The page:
Reply to
Uncle Al

Oh, I get it. Al is trying to lure stupid terrorists into crashing planes into a huge block of cement. Right...

Yeah, that's the ticket! You want to crash the plane exactly

18 meters from the left edge of the dam (the side away from the visitor centre). The rock will set up vibrations that harmonically amplify, and blow the dam to dust. Yeah, that's it. Socks
Reply to
puppet_sock

Dear puppet_sock:

Dude, you forgot to tell them "on the dry side". You don't want them trying the wet side, they might live.

David A. Smith

Reply to
N:dlzc D:aol T:com (dlzc)

They might stand a better chance of success though. Remember the bouncing bomb of WW2. All they have to do is get hold of a couple of old Lancasters and some really good film music.

John

Reply to
John Manders

This is why 500 million suicidal Muslims with $billions in funding are a bad joke. Stooopidity cannot be overcome, even with money.

Take bin Laden's budget. Buy into Wall Street. Now... crash it. Leverage.

-- Uncle Al

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(Do something naughty to physics)

Reply to
Uncle Al

The Hoover Dam is rather easy to knock out.

Yes, the Dam is thick but Drilling Several holes in the Dam about 3' -

4' x 2"diamter and lacing the surface like this with about 8 sticks of dinamite would produce a crack/holes large enough to topple/or creat a large enough crack to make a hole large enough to release the watter. The trick is that Cement is brittle to shock (even if it is loaded with rebar. You get enough blasts on it, it will topple like everything else.

It will e difficult but won't be impervious to assault.

Its not hard to destroy things, even if they are over designed. Finding the right tools is the only problem.

C-4 attached at several locations can do similar feats also.

Nothing is invunerable.

Stop worrying about it. If your going to die its not like you can do anything about it.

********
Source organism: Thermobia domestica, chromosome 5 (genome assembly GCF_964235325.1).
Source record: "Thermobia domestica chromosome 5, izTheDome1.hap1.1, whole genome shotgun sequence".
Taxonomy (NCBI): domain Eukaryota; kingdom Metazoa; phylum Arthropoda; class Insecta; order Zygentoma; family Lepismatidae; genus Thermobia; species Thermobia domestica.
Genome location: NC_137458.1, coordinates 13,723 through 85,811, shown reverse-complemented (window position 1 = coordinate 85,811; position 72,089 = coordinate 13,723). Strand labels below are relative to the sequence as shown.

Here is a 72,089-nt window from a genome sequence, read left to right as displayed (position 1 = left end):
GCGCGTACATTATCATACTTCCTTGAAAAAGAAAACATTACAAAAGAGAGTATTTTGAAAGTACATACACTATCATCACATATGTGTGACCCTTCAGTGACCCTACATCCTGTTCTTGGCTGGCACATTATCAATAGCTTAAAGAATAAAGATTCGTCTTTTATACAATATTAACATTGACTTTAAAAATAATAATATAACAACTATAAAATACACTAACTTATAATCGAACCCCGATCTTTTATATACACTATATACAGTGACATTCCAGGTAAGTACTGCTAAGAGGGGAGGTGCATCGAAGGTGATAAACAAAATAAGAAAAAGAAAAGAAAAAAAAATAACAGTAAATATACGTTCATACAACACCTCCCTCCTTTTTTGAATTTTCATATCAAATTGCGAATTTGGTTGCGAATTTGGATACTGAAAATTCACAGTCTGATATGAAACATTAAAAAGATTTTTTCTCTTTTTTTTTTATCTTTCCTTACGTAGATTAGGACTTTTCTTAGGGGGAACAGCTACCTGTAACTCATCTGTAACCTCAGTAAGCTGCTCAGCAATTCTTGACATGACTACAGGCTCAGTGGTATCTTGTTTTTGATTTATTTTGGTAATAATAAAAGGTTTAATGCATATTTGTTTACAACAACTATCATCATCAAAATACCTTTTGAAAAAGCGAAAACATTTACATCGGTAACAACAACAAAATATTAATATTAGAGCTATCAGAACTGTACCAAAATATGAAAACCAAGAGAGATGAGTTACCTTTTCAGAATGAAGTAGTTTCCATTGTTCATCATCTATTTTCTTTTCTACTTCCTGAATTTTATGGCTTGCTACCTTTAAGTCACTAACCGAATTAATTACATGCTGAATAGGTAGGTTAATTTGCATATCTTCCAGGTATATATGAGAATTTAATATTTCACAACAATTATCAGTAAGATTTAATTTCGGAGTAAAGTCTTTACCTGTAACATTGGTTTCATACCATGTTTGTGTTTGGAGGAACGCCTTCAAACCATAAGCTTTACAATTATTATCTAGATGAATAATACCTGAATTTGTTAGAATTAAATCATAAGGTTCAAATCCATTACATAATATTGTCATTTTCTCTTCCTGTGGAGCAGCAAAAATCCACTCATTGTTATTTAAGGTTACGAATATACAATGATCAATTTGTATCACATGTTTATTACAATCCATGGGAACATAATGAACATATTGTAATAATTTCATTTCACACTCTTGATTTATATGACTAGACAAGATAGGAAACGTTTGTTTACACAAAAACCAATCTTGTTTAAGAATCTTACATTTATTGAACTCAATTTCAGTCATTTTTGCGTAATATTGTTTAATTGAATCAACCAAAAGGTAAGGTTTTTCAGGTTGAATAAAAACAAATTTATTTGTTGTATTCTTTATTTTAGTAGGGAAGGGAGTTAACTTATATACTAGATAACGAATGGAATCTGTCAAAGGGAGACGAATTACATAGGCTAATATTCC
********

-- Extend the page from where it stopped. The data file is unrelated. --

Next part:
sorry to take the fun out of it.

Reply to
Daniel Lee

[snip]

Hopeless fool. You don't topple a dam. Any deep dam has two obvious leverage points. Take lessons from the Loizeaux family.

Reply to
Uncle Al

It's going to be a bit difficult for terrorists to drill these holes with helicopter gunships shooting thousands of rounds of ammo at them, don't you think?

Reply to
charliew2

Daniel Lee wrote: (snip)

If? Is there some doubt in your mind that you are going to die?

Reply to
John Popelish

An extremely large proportion of all humans who have ever existed have not died yet.

Better odds than the Lotto, anyway.

Reply to
Richard Henry

I think the water would mostly follow the course of the Colorado. Phoenix is really far from there. The surface of the lake is only a couple of hundred feet higher than Phoenix, and it's hundreds of miles away. I think the water wouldn't make it that far.

Mark Folsom

Reply to
Mark Folsom

Shape charges drill nice holes.

Mark Folsom

Reply to
Mark Folsom

Same difference. Someone will still have to place the shape charges, and presumably quite a few of them. This is no small task for something as big as the Hoover Dam. Pardon the pun, but I think that terrorists would decide on the own to go after a softer target.

Reply to
charliew2

A rocket-propelled grenade launcher does a nice job. It can penetrate tank armor. Don't know how much concrete it could burn through, or what the efect of a nice clean one-inch-diameter hole would have on the strength of the dam.

Reply to
Richard Henry